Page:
The Director Identification Number (director ID) is a unique identifier that a director will apply for once but will stay with a director for life, offering greater identity security. You will need a director identification number if you’re a director of a company or a corporate trustee of a self-managed super fund (SMSF), registered Australian body, registered foreign company or Aboriginal and Torres Strait Islander corporation. The objective is to prevent the use of false and fraudulent director identities.
How and when to apply for DIN?
Directors will be able to apply for a Director ID from November 2021 on the new Australian Business Registry Services (ABRS) online at https://www.abrs.gov.au/director-identification-number/apply-director-identification-number and log in using the myGovID app to complete the application process. Furthermore, they will need to provide proof of identity documentation to verify their identity. A director can choose to provide their tax file number when applying for a DIN, which should expedite the application.
myGovID is not the same as myGov. If you have provided identity information to set up a myGov account, you will have to do it again for a myGovId app.
Directors will need to apply for their director ID by themselves to verify their identity. No one can apply for it on their behalf. There is no fee to apply.
When will directors need to apply?
It is being phased in. When you need to have a director ID will depend on when you were appointed as a director. The table below illustrates this.
How director ID works?
A director ID is a 15-digit identifier given to a director (or someone who intends to become a director) who has verified their identity with ABRS.
Directors will only ever have one director ID. They’ll keep it forever even if they – change companies, stop being a director, change their name, move interstate or overseas.
Why you need a director ID?
All directors are required by law to verify their identity with ABRS before receiving a director ID. This is important because it will help to:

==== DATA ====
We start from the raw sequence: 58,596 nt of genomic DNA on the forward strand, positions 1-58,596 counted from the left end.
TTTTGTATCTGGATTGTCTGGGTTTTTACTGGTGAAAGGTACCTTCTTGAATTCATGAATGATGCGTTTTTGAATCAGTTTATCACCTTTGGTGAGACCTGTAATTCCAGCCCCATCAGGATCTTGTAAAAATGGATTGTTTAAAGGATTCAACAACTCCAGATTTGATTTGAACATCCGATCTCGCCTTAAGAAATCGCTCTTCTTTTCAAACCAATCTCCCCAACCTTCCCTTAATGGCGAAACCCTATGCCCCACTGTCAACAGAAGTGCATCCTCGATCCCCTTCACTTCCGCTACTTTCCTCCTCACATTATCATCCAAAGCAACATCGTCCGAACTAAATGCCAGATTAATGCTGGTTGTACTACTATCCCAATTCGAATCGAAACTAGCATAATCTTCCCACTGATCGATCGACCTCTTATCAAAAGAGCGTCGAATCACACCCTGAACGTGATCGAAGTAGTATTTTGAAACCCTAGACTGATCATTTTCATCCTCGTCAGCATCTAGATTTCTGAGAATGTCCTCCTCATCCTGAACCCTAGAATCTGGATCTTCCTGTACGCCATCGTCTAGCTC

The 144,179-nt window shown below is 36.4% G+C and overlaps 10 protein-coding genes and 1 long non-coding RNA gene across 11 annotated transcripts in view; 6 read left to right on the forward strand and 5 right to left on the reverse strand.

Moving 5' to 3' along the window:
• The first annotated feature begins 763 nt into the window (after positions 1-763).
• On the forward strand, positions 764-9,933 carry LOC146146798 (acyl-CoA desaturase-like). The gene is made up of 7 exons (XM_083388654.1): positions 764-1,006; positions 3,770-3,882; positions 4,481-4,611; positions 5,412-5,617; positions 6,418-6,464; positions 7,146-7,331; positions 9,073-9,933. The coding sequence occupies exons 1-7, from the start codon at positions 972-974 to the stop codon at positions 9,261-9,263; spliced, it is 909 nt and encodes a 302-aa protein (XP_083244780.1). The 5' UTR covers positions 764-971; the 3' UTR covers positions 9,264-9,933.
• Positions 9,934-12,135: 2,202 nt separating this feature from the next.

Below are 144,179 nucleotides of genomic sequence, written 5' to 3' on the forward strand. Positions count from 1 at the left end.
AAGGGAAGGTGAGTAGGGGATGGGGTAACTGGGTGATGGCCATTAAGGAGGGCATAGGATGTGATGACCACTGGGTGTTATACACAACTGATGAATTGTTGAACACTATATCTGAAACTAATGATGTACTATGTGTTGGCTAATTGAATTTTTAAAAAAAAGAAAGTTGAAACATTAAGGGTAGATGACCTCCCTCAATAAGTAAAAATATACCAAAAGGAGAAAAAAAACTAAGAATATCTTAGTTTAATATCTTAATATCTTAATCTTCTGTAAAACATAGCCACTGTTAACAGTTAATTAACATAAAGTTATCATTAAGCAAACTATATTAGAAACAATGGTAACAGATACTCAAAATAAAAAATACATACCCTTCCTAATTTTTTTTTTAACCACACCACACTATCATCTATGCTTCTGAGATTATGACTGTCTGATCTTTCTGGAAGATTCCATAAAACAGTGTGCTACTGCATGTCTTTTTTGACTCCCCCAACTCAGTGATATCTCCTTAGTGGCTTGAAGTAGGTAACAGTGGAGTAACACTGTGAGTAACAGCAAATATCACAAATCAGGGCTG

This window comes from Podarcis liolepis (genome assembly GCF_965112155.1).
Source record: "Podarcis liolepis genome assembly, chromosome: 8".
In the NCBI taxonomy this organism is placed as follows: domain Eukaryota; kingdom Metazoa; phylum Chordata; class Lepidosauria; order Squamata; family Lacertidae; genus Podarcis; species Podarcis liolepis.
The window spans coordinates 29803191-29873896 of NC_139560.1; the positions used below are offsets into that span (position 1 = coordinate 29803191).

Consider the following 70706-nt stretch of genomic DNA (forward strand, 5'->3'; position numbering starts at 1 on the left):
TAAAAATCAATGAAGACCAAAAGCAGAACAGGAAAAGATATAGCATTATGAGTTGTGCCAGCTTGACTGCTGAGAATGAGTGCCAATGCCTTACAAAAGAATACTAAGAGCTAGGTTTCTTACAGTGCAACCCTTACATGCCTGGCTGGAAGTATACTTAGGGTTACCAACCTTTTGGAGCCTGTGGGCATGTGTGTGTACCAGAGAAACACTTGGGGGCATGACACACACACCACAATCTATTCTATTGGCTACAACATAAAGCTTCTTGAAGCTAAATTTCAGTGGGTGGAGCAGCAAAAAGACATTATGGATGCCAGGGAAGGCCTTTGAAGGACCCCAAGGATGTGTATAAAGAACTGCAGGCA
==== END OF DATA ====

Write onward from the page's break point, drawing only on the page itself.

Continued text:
prevent the use of false or fraudulent director identities
make it easier for external administrators and regulators to trace directors’ relationships with companies over time
identify and eliminate director involvement in unlawful activity, such as illegal phoenix activity.
The tax office is in the process of reviewing a number of cases where it appears taxpayers are inappropriately using their superannuation funds to minimise or avoid paying tax.
Late last week, the ATO issued a taxpayer alert indicating it is reviewing arrangements where individuals divert their personal services income to an SMSF to minimise or avoid tax.
The arrangements under review are typically used by SMSF members at or approaching retirement age as income received by the SMSF trustee is concessionally taxed or treated as exempt current pension income of an SMSF in pension phase.
“In other words, the SMSF member purportedly avoids paying tax on their income at the marginal tax rate,” said deputy commissioner James O’Halloran.
“Under these arrangements an individual performs services for a client for which the individual does not directly receive adequate remuneration for the service provided. Instead the client refers remuneration for the service to a company, trust or other non-individual entity. The entity then distributes the income to an SMSF, of which the individual is a member, as a return on investment,” Mr O’Halloran said.
The ATO are currently undertaking reviews of a number of cases involving arrangements of this type and will be engaging with taxpayers whose affairs concern them over the coming months.
The director of Consumer Affairs Victoria has accepted an enforceable undertaking from a property investment company that made false claims related to investing in a superannuation fund.
Earlier this month, Consumer Affairs announced that it had accepted an enforceable undertaking from Melbourne-based Accrue Property.
Consumer Affairs found that Accrue made several false or misleading statements on its website.
One of these claims was that the company could show investors how to use their super funds to “earn an outstanding return, regardless of market conditions or whether capital growth occurs”.
It also claimed the Accrue Landbanking system could turn an investor’s super fund into a “goldmine – to purchase an appreciating asset, without taking a cent out of your own pocket”.
Accrue must now advise current or prospective customers that “no return is ever guaranteed” in relation to investing in property and investing through an
The company has also agreed to remove all false or misleading claims from its website and to submit to a two-year compliance program to ensure all company statements comply with Australian Consumer Law.
Accrue has also agreed to pay $5,000 to the Victorian Consumer Law Fund.
Comment: $5,000 ? They would have made more than that one single property deal. If it has been a financial planning firm they would have been hung out to dry